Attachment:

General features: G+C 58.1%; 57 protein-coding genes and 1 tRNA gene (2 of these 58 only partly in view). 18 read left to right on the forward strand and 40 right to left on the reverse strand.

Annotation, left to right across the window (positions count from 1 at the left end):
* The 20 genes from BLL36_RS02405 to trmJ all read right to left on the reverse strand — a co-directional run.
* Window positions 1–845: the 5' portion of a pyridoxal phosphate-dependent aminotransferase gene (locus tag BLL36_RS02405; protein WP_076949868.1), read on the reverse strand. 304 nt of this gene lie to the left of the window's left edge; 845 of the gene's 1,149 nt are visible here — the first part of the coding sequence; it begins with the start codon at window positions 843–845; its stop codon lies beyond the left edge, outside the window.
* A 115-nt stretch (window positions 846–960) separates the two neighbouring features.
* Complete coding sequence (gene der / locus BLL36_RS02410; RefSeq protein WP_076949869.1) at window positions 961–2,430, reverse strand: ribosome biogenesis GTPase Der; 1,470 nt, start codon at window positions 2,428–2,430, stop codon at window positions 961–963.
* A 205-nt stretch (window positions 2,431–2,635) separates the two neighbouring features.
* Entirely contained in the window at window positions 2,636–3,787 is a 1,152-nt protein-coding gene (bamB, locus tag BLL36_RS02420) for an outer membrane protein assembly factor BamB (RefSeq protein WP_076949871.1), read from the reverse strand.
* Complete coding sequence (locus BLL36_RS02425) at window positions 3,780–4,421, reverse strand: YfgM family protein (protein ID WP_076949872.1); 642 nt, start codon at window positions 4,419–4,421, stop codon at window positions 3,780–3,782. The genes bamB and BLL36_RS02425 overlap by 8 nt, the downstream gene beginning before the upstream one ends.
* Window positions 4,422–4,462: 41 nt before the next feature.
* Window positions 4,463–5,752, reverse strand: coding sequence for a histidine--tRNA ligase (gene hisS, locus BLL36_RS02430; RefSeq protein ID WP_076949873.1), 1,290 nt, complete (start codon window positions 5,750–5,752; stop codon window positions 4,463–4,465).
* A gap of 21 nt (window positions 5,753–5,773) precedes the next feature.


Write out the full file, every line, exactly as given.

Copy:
General features: G+C 58.1%; 57 protein-coding genes and 1 tRNA gene (2 of these 58 only partly in view). 18 read left to right on the forward strand and 40 right to left on the reverse strand.

Annotation, left to right across the window (positions count from 1 at the left end):
* The 20 genes from BLL36_RS02405 to trmJ all read right to left on the reverse strand — a co-directional run.
* Window positions 1–845: the 5' portion of a pyridoxal phosphate-dependent aminotransferase gene (locus tag BLL36_RS02405; protein WP_076949868.1), read on the reverse strand. 304 nt of this gene lie to the left of the window's left edge; 845 of the gene's 1,149 nt are visible here — the first part of the coding sequence; it begins with the start codon at window positions 843–845; its stop codon lies beyond the left edge, outside the window.
* A 115-nt stretch (window positions 846–960) separates the two neighbouring features.
* Complete coding sequence (gene der / locus BLL36_RS02410; RefSeq protein WP_076949869.1) at window positions 961–2,430, reverse strand: ribosome biogenesis GTPase Der; 1,470 nt, start codon at window positions 2,428–2,430, stop codon at window positions 961–963.
* A 205-nt stretch (window positions 2,431–2,635) separates the two neighbouring features.
* Entirely contained in the window at window positions 2,636–3,787 is a 1,152-nt protein-coding gene (bamB, locus tag BLL36_RS02420) for an outer membrane protein assembly factor BamB (RefSeq protein WP_076949871.1), read from the reverse strand.
* Complete coding sequence (locus BLL36_RS02425) at window positions 3,780–4,421, reverse strand: YfgM family protein (protein ID WP_076949872.1); 642 nt, start codon at window positions 4,419–4,421, stop codon at window positions 3,780–3,782. The genes bamB and BLL36_RS02425 overlap by 8 nt, the downstream gene beginning before the upstream one ends.
* Window positions 4,422–4,462: 41 nt before the next feature.
* Window positions 4,463–5,752, reverse strand: coding sequence for a histidine--tRNA ligase (gene hisS, locus BLL36_RS02430; RefSeq protein ID WP_076949873.1), 1,290 nt, complete (start codon window positions 5,750–5,752; stop codon window positions 4,463–4,465).
* A gap of 21 nt (window positions 5,753–5,773) precedes the next feature.